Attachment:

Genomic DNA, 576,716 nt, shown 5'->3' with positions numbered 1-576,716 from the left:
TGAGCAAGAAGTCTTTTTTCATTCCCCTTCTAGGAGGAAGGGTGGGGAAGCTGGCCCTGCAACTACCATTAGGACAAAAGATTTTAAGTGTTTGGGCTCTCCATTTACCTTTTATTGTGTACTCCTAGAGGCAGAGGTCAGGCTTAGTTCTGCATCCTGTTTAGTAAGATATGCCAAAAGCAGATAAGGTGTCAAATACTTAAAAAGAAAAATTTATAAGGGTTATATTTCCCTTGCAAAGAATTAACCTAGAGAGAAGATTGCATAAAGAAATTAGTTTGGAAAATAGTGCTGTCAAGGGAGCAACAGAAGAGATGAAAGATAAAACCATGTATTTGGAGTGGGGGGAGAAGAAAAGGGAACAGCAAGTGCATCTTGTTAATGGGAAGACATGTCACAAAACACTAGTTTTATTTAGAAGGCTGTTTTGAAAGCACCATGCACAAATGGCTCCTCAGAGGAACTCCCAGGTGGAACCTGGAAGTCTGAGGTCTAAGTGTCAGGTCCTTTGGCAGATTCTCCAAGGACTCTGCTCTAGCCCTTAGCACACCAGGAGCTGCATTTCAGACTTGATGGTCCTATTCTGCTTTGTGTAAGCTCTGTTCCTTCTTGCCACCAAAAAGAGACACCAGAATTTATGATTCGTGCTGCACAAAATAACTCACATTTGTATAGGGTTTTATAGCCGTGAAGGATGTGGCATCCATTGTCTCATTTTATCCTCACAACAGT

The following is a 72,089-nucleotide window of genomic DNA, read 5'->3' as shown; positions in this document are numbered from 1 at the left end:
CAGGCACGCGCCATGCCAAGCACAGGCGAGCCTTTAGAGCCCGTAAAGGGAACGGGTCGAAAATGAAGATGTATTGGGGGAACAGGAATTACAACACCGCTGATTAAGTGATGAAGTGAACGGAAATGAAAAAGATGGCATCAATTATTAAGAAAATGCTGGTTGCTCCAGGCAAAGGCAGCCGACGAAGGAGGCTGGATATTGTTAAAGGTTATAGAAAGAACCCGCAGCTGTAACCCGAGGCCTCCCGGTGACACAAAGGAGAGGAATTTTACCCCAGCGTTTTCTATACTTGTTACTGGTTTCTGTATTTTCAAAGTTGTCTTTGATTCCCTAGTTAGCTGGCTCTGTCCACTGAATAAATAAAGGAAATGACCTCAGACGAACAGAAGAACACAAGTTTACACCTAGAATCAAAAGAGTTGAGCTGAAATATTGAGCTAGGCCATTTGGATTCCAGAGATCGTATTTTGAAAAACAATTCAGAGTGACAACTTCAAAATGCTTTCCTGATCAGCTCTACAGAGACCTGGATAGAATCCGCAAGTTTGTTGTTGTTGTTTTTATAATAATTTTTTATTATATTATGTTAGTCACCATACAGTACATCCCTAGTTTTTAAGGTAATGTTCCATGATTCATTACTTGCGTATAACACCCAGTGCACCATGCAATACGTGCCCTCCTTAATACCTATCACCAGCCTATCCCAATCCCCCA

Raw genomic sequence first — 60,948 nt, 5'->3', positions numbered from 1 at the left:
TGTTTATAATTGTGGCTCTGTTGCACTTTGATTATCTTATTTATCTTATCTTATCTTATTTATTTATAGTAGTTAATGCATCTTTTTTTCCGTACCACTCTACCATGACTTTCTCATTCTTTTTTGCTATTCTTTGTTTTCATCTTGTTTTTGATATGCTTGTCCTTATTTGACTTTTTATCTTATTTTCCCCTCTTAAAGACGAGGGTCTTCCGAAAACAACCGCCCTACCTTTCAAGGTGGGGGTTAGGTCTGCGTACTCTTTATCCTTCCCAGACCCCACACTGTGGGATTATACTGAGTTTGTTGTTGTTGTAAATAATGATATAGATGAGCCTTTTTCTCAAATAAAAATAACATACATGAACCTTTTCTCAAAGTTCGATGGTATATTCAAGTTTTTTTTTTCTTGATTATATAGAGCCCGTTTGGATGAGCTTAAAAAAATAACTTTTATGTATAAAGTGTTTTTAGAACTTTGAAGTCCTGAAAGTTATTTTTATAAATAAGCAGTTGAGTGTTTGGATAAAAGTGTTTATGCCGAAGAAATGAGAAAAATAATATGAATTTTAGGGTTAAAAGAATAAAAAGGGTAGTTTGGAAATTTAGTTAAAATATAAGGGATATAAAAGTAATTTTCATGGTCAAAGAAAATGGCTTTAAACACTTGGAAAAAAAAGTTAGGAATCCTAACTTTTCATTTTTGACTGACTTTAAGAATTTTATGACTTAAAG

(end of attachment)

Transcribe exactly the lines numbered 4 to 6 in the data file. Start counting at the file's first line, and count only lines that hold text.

CAGGCACGCGCCATGCCAAGCACAGGCGAGCCTTTAGAGCCCGTAAAGGGAACGGGTCGAAAATGAAGATGTATTGGGGGAACAGGAATTACAACACCGCTGATTAAGTGATGAAGTGAACGGAAATGAAAAAGATGGCATCAATTATTAAGAAAATGCTGGTTGCTCCAGGCAAAGGCAGCCGACGAAGGAGGCTGGATATTGTTAAAGGTTATAGAAAGAACCCGCAGCTGTAACCCGAGGCCTCCCGGTGACACAAAGGAGAGGAATTTTACCCCAGCGTTTTCTATACTTGTTACTGGTTTCTGTATTTTCAAAGTTGTCTTTGATTCCCTAGTTAGCTGGCTCTGTCCACTGAATAAATAAAGGAAATGACCTCAGACGAACAGAAGAACACAAGTTTACACCTAGAATCAAAAGAGTTGAGCTGAAATATTGAGCTAGGCCATTTGGATTCCAGAGATCGTATTTTGAAAAACAATTCAGAGTGACAACTTCAAAATGCTTTCCTGATCAGCTCTACAGAGACCTGGATAGAATCCGCAAGTTTGTTGTTGTTGTTTTTATAATAATTTTTTATTATATTATGTTAGTCACCATACAGTACATCCCTAGTTTTTAAGGTAATGTTCCATGATTCATTACTTGCGTATAACACCCAGTGCACCATGCAATACGTGCCCTCCTTAATACCTATCACCAGCCTATCCCAATCCCCCA

Raw genomic sequence first — 60,948 nt, 5'->3', positions numbered from 1 at the left:
TGTTTATAATTGTGGCTCTGTTGCACTTTGATTATCTTATTTATCTTATCTTATCTTATTTATTTATAGTAGTTAATGCATCTTTTTTTCCGTACCACTCTACCATGACTTTCTCATTCTTTTTTGCTATTCTTTGTTTTCATCTTGTTTTTGATATGCTTGTCCTTATTTGACTTTTTATCTTATTTTCCCCTCTTAAAGACGAGGGTCTTCCGAAAACAACCGCCCTACCTTTCAAGGTGGGGGTTAGGTCTGCGTACTCTTTATCCTTCCCAGACCCCACACTGTGGGATTATACTGAGTTTGTTGTTGTTGTAAATAATGATATAGATGAGCCTTTTTCTCAAATAAAAATAACATACATGAACCTTTTCTCAAAGTTCGATGGTATATTCAAGTTTTTTTTTTCTTGATTATATAGAGCCCGTTTGGATGAGCTTAAAAAAATAACTTTTATGTATAAAGTGTTTTTAGAACTTTGAAGTCCTGAAAGTTATTTTTATAAATAAGCAGTTGAGTGTTTGGATAAAAGTGTTTATGCCGAAGAAATGAGAAAAATAATATGAATTTTAGGGTTAAAAGAATAAAAAGGGTAGTTTGGAAATTTAGTTAAAATATAAGGGATATAAAAGTAATTTTCATGGTCAAAGAAAATGGCTTTAAACACTTGGAAAAAAAAGTTAGGAATCCTAACTTTTCATTTTTGACTGACTTTAAGAATTTTATGACTTAAAG